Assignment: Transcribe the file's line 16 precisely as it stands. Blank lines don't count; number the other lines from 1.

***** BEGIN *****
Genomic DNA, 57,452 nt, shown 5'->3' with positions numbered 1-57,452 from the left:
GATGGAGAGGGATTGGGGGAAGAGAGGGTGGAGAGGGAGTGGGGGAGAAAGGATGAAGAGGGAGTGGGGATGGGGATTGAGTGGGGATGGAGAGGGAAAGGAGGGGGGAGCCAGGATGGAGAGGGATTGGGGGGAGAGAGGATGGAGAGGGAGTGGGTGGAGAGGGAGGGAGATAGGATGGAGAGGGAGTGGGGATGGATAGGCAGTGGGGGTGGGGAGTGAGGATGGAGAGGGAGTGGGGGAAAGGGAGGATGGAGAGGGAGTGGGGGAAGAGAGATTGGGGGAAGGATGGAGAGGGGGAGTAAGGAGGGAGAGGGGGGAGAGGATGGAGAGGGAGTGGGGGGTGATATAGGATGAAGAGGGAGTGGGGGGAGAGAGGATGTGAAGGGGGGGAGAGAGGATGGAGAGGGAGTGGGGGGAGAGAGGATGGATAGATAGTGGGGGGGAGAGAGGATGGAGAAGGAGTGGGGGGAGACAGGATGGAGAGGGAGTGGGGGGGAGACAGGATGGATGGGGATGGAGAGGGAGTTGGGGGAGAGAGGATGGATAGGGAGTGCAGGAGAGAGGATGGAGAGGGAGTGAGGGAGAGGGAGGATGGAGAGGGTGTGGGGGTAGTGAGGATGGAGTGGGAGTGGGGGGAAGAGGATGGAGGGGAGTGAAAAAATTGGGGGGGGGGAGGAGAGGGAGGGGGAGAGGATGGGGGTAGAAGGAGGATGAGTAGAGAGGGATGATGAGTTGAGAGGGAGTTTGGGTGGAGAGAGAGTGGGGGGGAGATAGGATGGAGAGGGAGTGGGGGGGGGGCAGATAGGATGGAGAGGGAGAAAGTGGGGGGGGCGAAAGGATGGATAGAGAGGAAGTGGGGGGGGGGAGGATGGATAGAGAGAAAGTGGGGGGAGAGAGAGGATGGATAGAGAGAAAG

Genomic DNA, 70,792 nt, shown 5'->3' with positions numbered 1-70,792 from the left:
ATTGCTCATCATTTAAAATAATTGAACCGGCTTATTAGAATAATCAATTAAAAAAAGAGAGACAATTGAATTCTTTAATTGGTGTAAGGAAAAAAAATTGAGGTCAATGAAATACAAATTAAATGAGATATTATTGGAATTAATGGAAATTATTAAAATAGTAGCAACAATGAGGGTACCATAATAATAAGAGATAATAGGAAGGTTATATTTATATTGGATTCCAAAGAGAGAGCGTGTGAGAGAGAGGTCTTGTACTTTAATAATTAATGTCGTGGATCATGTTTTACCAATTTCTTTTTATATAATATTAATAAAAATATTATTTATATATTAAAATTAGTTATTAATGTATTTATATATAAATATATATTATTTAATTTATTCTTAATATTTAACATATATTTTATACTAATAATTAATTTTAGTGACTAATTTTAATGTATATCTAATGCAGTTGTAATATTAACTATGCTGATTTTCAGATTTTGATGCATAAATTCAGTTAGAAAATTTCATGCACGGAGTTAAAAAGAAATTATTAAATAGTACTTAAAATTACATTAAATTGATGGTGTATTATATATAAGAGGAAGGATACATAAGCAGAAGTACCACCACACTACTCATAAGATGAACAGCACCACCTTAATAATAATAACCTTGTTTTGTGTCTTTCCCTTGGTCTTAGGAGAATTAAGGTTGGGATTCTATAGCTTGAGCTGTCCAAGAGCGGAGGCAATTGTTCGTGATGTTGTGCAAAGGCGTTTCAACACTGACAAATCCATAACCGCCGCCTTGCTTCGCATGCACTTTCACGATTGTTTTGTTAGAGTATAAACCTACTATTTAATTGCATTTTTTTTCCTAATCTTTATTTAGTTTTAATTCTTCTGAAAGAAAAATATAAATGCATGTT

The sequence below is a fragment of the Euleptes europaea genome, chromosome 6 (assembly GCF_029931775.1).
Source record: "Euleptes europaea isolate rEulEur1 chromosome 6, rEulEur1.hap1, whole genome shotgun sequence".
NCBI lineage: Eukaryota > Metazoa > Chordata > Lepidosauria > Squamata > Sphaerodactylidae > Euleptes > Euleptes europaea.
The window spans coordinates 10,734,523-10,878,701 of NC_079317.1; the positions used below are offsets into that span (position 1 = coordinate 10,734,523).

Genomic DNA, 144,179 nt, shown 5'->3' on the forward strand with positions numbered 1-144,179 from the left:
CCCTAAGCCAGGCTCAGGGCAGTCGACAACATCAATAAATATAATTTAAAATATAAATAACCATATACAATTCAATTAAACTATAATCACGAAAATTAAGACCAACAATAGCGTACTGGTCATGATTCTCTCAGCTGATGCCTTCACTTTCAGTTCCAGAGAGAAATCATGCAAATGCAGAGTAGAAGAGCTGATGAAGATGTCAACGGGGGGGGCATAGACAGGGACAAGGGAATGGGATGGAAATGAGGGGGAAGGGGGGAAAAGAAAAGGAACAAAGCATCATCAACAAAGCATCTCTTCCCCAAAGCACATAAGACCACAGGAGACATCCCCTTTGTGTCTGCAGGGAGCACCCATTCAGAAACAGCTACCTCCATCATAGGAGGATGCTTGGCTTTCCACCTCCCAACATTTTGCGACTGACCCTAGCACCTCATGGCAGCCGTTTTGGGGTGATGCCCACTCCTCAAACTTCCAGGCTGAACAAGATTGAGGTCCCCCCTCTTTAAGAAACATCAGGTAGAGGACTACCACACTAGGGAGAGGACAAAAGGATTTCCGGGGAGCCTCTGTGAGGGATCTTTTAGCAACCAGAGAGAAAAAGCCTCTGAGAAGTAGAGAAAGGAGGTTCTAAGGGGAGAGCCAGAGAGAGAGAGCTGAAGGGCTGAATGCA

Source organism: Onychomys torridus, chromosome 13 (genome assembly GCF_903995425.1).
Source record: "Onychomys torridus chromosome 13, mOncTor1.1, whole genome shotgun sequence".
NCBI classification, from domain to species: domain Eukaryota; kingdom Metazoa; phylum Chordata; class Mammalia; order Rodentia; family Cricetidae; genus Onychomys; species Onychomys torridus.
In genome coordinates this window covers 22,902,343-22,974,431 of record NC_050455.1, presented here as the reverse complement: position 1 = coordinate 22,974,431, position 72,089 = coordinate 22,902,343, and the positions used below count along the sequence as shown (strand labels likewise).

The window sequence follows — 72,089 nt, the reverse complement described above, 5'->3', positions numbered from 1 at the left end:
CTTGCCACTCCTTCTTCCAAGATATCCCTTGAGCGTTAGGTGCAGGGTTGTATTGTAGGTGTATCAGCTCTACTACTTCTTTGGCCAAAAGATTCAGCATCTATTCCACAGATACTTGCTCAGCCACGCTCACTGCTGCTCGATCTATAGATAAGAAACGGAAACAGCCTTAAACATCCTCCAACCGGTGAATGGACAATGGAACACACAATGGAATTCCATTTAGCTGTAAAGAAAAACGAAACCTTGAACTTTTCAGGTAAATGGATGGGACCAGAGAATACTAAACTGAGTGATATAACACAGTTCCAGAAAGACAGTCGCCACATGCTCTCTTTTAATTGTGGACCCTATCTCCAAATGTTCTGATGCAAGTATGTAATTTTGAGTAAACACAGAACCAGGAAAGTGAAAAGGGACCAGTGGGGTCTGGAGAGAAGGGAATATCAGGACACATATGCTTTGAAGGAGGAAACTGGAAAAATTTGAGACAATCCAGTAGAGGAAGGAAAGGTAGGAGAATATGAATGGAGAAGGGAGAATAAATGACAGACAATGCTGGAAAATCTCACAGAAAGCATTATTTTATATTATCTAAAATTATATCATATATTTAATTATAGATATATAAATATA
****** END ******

CTTGCCACTCCTTCTTCCAAGATATCCCTTGAGCGTTAGGTGCAGGGTTGTATTGTAGGTGTATCAGCTCTACTACTTCTTTGGCCAAAAGATTCAGCATCTATTCCACAGATACTTGCTCAGCCACGCTCACTGCTGCTCGATCTATAGATAAGAAACGGAAACAGCCTTAAACATCCTCCAACCGGTGAATGGACAATGGAACACACAATGGAATTCCATTTAGCTGTAAAGAAAAACGAAACCTTGAACTTTTCAGGTAAATGGATGGGACCAGAGAATACTAAACTGAGTGATATAACACAGTTCCAGAAAGACAGTCGCCACATGCTCTCTTTTAATTGTGGACCCTATCTCCAAATGTTCTGATGCAAGTATGTAATTTTGAGTAAACACAGAACCAGGAAAGTGAAAAGGGACCAGTGGGGTCTGGAGAGAAGGGAATATCAGGACACATATGCTTTGAAGGAGGAAACTGGAAAAATTTGAGACAATCCAGTAGAGGAAGGAAAGGTAGGAGAATATGAATGGAGAAGGGAGAATAAATGACAGACAATGCTGGAAAATCTCACAGAAAGCATTATTTTATATTATCTAAAATTATATCATATATTTAATTATAGATATATAAATATA